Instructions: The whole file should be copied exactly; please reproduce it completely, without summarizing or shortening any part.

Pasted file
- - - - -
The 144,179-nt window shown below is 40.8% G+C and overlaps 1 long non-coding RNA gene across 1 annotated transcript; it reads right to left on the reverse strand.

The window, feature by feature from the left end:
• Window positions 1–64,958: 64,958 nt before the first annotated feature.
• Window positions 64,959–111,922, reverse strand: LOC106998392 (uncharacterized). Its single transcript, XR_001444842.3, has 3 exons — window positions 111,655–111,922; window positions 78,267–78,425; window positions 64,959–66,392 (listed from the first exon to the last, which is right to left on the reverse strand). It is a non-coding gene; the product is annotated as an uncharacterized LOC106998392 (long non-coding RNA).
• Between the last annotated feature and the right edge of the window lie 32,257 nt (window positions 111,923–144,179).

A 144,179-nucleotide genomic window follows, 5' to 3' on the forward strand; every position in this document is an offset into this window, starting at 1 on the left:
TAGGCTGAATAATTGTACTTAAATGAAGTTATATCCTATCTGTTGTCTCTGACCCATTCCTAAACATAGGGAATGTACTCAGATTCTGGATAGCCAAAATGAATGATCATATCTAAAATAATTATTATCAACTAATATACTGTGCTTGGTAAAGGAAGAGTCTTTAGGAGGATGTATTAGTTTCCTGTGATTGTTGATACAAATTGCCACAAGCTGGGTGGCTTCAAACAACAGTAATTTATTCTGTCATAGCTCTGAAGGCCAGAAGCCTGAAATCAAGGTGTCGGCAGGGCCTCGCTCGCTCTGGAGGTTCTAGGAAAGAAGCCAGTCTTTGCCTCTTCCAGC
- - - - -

The 144,179-nt window shown below is 40.8% G+C and overlaps 1 long non-coding RNA gene across 1 annotated transcript; it reads right to left on the reverse strand.

The window, feature by feature from the left end:
• Window positions 1–64,958: 64,958 nt before the first annotated feature.
• Window positions 64,959–111,922, reverse strand: LOC106998392 (uncharacterized). Its single transcript, XR_001444842.3, has 3 exons — window positions 111,655–111,922; window positions 78,267–78,425; window positions 64,959–66,392 (listed from the first exon to the last, which is right to left on the reverse strand). It is a non-coding gene; the product is annotated as an uncharacterized LOC106998392 (long non-coding RNA).
• Between the last annotated feature and the right edge of the window lie 32,257 nt (window positions 111,923–144,179).

A 144,179-nucleotide genomic window follows, 5' to 3' on the forward strand; every position in this document is an offset into this window, starting at 1 on the left:
TAGGCTGAATAATTGTACTTAAATGAAGTTATATCCTATCTGTTGTCTCTGACCCATTCCTAAACATAGGGAATGTACTCAGATTCTGGATAGCCAAAATGAATGATCATATCTAAAATAATTATTATCAACTAATATACTGTGCTTGGTAAAGGAAGAGTCTTTAGGAGGATGTATTAGTTTCCTGTGATTGTTGATACAAATTGCCACAAGCTGGGTGGCTTCAAACAACAGTAATTTATTCTGTCATAGCTCTGAAGGCCAGAAGCCTGAAATCAAGGTGTCGGCAGGGCCTCGCTCGCTCTGGAGGTTCTAGGAAAGAAGCCAGTCTTTGCCTCTTCCAGC